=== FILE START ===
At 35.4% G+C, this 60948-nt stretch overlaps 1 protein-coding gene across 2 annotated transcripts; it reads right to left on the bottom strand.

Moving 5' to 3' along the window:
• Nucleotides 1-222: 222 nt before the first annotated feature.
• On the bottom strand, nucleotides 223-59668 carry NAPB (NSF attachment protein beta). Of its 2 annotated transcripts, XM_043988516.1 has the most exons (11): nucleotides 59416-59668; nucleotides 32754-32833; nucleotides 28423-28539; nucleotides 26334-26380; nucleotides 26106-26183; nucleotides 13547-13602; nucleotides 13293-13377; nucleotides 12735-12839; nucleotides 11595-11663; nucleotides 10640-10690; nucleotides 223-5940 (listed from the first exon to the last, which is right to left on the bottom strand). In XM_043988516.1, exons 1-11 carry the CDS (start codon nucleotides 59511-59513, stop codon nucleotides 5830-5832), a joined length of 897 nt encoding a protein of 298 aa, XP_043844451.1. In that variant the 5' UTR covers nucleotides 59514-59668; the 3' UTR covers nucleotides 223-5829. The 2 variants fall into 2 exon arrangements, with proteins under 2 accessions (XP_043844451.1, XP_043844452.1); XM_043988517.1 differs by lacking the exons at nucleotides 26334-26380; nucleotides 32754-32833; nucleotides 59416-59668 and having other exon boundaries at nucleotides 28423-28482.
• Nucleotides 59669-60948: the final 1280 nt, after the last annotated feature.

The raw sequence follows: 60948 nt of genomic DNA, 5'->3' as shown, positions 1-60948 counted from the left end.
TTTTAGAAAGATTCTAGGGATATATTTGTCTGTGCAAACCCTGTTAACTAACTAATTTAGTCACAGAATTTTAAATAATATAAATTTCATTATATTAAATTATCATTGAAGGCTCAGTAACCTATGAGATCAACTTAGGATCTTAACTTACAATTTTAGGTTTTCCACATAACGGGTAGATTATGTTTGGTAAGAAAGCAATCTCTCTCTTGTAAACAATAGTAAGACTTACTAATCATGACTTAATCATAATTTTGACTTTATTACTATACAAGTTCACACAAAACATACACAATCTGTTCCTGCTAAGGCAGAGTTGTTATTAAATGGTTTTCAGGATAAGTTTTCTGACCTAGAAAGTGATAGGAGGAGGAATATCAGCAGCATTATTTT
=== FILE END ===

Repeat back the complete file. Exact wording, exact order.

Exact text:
At 35.4% G+C, this 60948-nt stretch overlaps 1 protein-coding gene across 2 annotated transcripts; it reads right to left on the bottom strand.

Moving 5' to 3' along the window:
• Nucleotides 1-222: 222 nt before the first annotated feature.
• On the bottom strand, nucleotides 223-59668 carry NAPB (NSF attachment protein beta). Of its 2 annotated transcripts, XM_043988516.1 has the most exons (11): nucleotides 59416-59668; nucleotides 32754-32833; nucleotides 28423-28539; nucleotides 26334-26380; nucleotides 26106-26183; nucleotides 13547-13602; nucleotides 13293-13377; nucleotides 12735-12839; nucleotides 11595-11663; nucleotides 10640-10690; nucleotides 223-5940 (listed from the first exon to the last, which is right to left on the bottom strand). In XM_043988516.1, exons 1-11 carry the CDS (start codon nucleotides 59511-59513, stop codon nucleotides 5830-5832), a joined length of 897 nt encoding a protein of 298 aa, XP_043844451.1. In that variant the 5' UTR covers nucleotides 59514-59668; the 3' UTR covers nucleotides 223-5829. The 2 variants fall into 2 exon arrangements, with proteins under 2 accessions (XP_043844451.1, XP_043844452.1); XM_043988517.1 differs by lacking the exons at nucleotides 26334-26380; nucleotides 32754-32833; nucleotides 59416-59668 and having other exon boundaries at nucleotides 28423-28482.
• Nucleotides 59669-60948: the final 1280 nt, after the last annotated feature.

The raw sequence follows: 60948 nt of genomic DNA, 5'->3' as shown, positions 1-60948 counted from the left end.
TTTTAGAAAGATTCTAGGGATATATTTGTCTGTGCAAACCCTGTTAACTAACTAATTTAGTCACAGAATTTTAAATAATATAAATTTCATTATATTAAATTATCATTGAAGGCTCAGTAACCTATGAGATCAACTTAGGATCTTAACTTACAATTTTAGGTTTTCCACATAACGGGTAGATTATGTTTGGTAAGAAAGCAATCTCTCTCTTGTAAACAATAGTAAGACTTACTAATCATGACTTAATCATAATTTTGACTTTATTACTATACAAGTTCACACAAAACATACACAATCTGTTCCTGCTAAGGCAGAGTTGTTATTAAATGGTTTTCAGGATAAGTTTTCTGACCTAGAAAGTGATAGGAGGAGGAATATCAGCAGCATTATTTT